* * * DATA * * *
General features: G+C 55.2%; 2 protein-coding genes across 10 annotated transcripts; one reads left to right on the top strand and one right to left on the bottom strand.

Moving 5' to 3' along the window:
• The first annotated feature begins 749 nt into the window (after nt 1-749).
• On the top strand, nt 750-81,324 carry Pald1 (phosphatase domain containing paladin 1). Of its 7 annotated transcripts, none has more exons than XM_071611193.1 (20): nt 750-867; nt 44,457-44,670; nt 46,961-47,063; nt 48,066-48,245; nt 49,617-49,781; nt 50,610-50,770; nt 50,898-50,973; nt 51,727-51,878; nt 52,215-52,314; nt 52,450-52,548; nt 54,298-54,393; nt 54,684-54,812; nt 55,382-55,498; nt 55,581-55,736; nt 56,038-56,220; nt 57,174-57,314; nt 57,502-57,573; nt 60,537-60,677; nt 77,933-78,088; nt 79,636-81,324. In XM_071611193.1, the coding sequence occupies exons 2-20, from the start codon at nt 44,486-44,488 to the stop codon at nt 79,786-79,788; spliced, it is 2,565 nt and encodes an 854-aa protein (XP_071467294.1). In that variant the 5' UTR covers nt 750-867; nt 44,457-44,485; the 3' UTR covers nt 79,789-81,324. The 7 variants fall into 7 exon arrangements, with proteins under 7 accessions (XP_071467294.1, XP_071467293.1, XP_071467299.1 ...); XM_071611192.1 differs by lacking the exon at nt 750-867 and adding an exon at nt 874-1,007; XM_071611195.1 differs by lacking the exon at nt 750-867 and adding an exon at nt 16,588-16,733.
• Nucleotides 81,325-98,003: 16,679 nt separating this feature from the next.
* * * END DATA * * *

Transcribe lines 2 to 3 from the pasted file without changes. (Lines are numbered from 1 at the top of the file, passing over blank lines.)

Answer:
Moving 5' to 3' along the window:
• The first annotated feature begins 749 nt into the window (after nt 1-749).